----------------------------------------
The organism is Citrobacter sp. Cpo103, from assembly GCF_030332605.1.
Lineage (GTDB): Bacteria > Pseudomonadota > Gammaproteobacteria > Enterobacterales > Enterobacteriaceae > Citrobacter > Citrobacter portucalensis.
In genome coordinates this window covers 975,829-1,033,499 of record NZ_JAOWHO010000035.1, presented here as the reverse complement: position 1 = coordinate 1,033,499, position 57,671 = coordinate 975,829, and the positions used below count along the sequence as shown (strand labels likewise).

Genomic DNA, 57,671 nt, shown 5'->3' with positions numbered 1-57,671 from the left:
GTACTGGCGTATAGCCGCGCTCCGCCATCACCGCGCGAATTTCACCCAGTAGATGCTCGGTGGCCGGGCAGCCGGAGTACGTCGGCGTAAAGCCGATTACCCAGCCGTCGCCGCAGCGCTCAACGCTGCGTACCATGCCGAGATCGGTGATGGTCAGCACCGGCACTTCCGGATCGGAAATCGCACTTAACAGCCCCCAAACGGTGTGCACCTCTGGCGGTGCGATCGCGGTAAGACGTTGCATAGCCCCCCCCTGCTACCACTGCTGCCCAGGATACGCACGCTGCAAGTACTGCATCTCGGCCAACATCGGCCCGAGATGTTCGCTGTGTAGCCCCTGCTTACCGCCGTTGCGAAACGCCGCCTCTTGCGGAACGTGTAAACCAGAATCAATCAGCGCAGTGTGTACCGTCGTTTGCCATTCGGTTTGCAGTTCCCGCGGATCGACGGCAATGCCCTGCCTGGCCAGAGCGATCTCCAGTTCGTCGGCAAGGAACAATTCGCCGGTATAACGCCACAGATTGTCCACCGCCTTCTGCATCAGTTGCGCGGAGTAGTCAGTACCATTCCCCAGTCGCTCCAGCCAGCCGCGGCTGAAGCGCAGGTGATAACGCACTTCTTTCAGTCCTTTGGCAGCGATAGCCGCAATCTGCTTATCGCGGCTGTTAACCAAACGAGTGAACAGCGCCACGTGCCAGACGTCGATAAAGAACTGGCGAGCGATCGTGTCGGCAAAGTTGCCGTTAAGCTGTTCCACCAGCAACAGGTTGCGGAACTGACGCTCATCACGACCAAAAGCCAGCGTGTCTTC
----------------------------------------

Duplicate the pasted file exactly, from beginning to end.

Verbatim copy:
The organism is Citrobacter sp. Cpo103, from assembly GCF_030332605.1.
Lineage (GTDB): Bacteria > Pseudomonadota > Gammaproteobacteria > Enterobacterales > Enterobacteriaceae > Citrobacter > Citrobacter portucalensis.
In genome coordinates this window covers 975,829-1,033,499 of record NZ_JAOWHO010000035.1, presented here as the reverse complement: position 1 = coordinate 1,033,499, position 57,671 = coordinate 975,829, and the positions used below count along the sequence as shown (strand labels likewise).

Genomic DNA, 57,671 nt, shown 5'->3' with positions numbered 1-57,671 from the left:
GTACTGGCGTATAGCCGCGCTCCGCCATCACCGCGCGAATTTCACCCAGTAGATGCTCGGTGGCCGGGCAGCCGGAGTACGTCGGCGTAAAGCCGATTACCCAGCCGTCGCCGCAGCGCTCAACGCTGCGTACCATGCCGAGATCGGTGATGGTCAGCACCGGCACTTCCGGATCGGAAATCGCACTTAACAGCCCCCAAACGGTGTGCACCTCTGGCGGTGCGATCGCGGTAAGACGTTGCATAGCCCCCCCCTGCTACCACTGCTGCCCAGGATACGCACGCTGCAAGTACTGCATCTCGGCCAACATCGGCCCGAGATGTTCGCTGTGTAGCCCCTGCTTACCGCCGTTGCGAAACGCCGCCTCTTGCGGAACGTGTAAACCAGAATCAATCAGCGCAGTGTGTACCGTCGTTTGCCATTCGGTTTGCAGTTCCCGCGGATCGACGGCAATGCCCTGCCTGGCCAGAGCGATCTCCAGTTCGTCGGCAAGGAACAATTCGCCGGTATAACGCCACAGATTGTCCACCGCCTTCTGCATCAGTTGCGCGGAGTAGTCAGTACCATTCCCCAGTCGCTCCAGCCAGCCGCGGCTGAAGCGCAGGTGATAACGCACTTCTTTCAGTCCTTTGGCAGCGATAGCCGCAATCTGCTTATCGCGGCTGTTAACCAAACGAGTGAACAGCGCCACGTGCCAGACGTCGATAAAGAACTGGCGAGCGATCGTGTCGGCAAAGTTGCCGTTAAGCTGTTCCACCAGCAACAGGTTGCGGAACTGACGCTCATCACGACCAAAAGCCAGCGTGTCTTC